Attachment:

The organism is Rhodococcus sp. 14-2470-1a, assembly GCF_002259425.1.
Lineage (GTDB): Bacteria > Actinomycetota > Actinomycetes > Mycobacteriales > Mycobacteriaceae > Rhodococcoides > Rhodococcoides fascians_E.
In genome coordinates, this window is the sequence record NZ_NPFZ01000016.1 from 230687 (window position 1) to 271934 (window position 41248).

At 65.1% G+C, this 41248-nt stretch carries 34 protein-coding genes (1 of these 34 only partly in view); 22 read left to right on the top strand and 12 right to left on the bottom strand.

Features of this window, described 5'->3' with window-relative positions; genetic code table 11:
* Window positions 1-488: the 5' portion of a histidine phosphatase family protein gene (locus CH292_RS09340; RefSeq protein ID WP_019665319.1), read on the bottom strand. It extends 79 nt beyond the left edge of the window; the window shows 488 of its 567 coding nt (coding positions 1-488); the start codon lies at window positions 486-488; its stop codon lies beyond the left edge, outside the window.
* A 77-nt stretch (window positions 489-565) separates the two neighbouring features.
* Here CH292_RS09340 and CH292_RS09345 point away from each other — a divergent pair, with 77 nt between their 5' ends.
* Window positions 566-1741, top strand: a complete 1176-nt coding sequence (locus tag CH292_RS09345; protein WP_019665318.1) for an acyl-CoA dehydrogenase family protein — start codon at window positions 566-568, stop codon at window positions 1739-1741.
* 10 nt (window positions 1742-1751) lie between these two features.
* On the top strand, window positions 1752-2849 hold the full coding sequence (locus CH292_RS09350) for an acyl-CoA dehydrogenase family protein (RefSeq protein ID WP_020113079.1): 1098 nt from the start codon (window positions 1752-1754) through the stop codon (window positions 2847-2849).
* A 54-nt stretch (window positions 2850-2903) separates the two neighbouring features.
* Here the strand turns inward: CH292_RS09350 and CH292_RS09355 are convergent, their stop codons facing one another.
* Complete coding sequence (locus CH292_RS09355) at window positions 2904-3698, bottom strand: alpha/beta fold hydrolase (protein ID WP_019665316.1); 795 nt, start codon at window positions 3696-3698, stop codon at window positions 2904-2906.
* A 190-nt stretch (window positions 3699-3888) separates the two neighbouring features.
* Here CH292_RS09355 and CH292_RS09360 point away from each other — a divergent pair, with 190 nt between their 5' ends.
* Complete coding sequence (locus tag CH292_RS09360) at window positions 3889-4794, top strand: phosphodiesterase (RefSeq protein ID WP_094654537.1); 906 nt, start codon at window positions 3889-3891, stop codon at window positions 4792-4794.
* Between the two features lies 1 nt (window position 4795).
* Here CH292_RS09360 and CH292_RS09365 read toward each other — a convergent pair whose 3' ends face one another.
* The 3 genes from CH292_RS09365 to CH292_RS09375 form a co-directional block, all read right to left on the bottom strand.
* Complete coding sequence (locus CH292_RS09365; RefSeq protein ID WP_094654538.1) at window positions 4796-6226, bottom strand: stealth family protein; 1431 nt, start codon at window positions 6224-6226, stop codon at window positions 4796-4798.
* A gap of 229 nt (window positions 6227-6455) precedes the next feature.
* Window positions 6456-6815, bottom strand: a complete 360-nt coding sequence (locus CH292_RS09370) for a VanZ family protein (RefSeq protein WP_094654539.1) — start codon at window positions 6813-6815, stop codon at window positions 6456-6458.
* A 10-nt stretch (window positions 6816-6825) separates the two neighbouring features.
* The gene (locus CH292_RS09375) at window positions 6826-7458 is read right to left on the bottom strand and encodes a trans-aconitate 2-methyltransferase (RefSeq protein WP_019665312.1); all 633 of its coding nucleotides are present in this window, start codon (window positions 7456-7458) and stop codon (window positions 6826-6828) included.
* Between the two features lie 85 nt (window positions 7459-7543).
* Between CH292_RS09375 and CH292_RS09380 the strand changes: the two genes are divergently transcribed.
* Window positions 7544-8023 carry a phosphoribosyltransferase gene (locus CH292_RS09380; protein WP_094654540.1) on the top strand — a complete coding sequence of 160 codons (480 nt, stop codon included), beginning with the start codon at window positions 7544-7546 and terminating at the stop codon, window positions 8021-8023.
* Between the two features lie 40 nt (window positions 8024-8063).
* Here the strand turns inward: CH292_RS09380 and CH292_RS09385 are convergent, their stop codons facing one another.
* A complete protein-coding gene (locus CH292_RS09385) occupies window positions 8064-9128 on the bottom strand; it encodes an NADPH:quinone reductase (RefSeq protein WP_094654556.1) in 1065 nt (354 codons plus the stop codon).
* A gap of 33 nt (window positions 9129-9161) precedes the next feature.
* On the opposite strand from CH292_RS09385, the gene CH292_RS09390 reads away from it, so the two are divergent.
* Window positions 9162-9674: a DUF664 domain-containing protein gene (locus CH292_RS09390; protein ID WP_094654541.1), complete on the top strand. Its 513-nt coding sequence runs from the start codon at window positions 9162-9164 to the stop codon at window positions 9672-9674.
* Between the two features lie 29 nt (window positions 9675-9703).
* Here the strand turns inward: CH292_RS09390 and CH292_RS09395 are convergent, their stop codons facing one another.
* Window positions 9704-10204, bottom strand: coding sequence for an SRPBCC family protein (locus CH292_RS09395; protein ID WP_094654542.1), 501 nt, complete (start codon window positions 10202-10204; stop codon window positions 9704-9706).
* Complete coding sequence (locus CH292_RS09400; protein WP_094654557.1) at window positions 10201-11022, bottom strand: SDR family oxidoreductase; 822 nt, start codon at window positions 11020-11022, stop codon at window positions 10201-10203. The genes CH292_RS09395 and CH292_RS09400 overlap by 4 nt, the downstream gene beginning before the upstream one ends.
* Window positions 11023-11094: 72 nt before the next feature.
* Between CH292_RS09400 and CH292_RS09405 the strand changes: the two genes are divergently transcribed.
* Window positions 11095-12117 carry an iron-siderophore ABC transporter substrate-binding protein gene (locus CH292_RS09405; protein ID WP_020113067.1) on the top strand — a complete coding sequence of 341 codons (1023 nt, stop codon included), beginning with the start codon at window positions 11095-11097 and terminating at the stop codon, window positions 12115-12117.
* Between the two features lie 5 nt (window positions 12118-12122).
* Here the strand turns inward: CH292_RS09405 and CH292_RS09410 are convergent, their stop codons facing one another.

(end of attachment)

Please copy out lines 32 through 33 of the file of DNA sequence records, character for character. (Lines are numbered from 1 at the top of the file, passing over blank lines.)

* A gap of 33 nt (window positions 9129-9161) precedes the next feature.
* On the opposite strand from CH292_RS09385, the gene CH292_RS09390 reads away from it, so the two are divergent.